GNFAC Avalanche Forecast for Sat Dec 23, 2023

Not the Current Forecast

Good morning. This is Ian Hoyer with the Gallatin National Forest Avalanche Forecast on Saturday, December 23rd at 7:00 a.m. This information is sponsored by Highline Partners and Gallatin County Sheriff Search and Rescue. This forecast does not apply to operating ski areas.

Mountain Weather

As of 6 a.m. 5” of new snow have fallen in Island Park, 2-4” around Big Sky and West Yellowstone and a trace to an inch near Bozeman and Cooke City. Winds are 10-20 mph out of the southwest to west with 30-50 mph gusts. Temperatures are in the 20s F this morning and will stay steady or drop throughout the day. Snowfall will continue this morning with another 2-4” expected, favoring the Big Sky, West Yellowstone and Island Park areas. Snowfall will taper off this afternoon.

Snowpack and Avalanche Discussion

New snow falling on a weak snowpack has pushed it to its breaking point. A few inches of new snow may not seem like a big deal, but with such a weak snowpack it is. Human triggered avalanches are likely.

Avalanche can be triggered on weak layers throughout the thin snowpack. The snow that fell during October and November became extremely weak and faceted before being capped by a slab of snow that fell in early December. Over the last couple weeks, that more recent snow has also weakened and faceted and weak feathers of surface hoar have grown on top of it all across the region (photo). With strong winds building deeper drifts it doesn’t really matter where the slide breaks, it will be deep enough to be dangerous. 

Today is a day to avoid steep slopes and give them a wide berth as you pass beneath them, because triggering a slide from below is a real concern. Natural avalanches may also break by themselves, without any additional loading from a person.

The avalanche danger is CONSIDERABLE in the mountains around Island Park, West Yellowstone, and Big Sky.

The mountains near Bozeman and Cooke City have the same weak snowpack, but less new snow. A trace to an inch overnight and an inch or two during the day isn’t quite enough to make a change in the danger. Stay heads up for changing conditions and think carefully before entering avalanche terrain. Triggering a dangerous avalanche is still a real possibility. Do not underestimate how weak the snowpack is (Cooke CIty video). Choosing to avoid steep slopes today is a reasonable decision.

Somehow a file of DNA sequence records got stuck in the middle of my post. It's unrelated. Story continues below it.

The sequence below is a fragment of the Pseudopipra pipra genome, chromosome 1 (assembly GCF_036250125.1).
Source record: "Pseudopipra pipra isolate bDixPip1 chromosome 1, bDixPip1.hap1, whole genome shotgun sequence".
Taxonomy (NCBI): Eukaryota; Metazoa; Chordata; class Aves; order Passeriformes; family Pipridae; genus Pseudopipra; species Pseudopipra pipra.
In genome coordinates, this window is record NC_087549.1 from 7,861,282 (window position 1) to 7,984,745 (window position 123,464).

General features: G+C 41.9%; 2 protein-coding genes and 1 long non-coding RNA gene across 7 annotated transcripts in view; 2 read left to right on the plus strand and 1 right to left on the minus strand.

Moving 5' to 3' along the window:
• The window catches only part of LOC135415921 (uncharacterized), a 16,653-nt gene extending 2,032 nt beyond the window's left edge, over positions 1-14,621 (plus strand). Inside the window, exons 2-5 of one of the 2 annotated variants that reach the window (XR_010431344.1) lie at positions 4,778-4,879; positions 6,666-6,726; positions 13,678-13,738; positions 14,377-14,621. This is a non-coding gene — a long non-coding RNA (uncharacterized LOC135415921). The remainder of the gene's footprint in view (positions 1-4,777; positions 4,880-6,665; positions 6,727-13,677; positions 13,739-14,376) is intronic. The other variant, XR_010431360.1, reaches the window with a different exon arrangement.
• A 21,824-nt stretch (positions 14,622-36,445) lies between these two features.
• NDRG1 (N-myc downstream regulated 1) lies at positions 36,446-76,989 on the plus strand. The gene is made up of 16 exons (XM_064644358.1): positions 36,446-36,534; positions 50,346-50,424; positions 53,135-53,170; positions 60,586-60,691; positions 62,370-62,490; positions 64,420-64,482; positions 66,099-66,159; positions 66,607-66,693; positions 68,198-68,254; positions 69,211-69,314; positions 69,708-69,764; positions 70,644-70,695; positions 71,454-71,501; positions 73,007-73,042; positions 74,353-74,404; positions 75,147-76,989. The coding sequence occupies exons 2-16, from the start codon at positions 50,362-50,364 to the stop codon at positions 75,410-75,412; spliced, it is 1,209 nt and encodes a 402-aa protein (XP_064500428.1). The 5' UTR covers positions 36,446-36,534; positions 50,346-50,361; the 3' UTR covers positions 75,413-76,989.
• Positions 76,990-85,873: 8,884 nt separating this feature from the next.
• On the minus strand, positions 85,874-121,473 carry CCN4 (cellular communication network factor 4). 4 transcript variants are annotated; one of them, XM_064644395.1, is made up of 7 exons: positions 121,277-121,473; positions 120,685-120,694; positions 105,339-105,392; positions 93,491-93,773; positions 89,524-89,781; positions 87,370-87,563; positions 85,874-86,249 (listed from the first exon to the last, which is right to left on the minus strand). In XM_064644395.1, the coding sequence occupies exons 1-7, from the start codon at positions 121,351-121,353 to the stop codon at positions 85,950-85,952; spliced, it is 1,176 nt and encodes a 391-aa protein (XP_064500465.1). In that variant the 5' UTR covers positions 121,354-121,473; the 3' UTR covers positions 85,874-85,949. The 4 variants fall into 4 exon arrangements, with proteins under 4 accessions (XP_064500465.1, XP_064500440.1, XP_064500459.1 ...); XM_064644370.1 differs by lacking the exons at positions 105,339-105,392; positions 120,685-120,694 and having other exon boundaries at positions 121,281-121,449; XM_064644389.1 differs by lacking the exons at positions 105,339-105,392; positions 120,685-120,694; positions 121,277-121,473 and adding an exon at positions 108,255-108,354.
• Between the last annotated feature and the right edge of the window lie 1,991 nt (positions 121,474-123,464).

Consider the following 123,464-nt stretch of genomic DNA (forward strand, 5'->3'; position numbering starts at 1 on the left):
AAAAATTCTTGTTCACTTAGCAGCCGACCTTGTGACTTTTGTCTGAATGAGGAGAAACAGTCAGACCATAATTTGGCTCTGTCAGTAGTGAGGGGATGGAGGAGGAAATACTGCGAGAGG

If you do plan to enter avalanche terrain, watch for signs of instability (cracking, collapsing, or recent avalanches) and if you see them, back off. Dig a snowpit to look for less obvious signs of instability. And carefully consider the consequences of triggering a slide on any given slope.

The avalanche danger is MODERATE in the Bridger Range, northern Gallatin Range, and mountains around Cooke City. 

The only thing keeping the danger from spiking in these areas is that there is less new snow - if it snows more than expected, the avalanche danger will quickly rise to CONSIDERABLE.

If you venture out, please fill an observation form. It does not need to be technical. Did you see any avalanches? How much snow is on the ground? Was the wind moving snow? Simple observations are incredibly valuable. You can also contact us via email (, phone (406-587-6984), or Instagram (#gnfacobs).

Upcoming Avalanche Education and Events

Our education calendar is full of awareness lectures and field courses. Check it out: Events and Education Calendar.

We offer Avalanche Fundamentals with Field Session courses targeted towards non-motorized travelers in January and one geared towards motorized users. Sign up early before they fill up.

Loss in the Outdoors is a support group for those affected by loss and grief related to outdoor pursuits. Check out the link for more information.

The Last Word

Feathery crystals of surface hoar blanket our advisory area. Bruce Jamieson and Simon Horton made a 3-part video series on how it forms and why it’s a problem.

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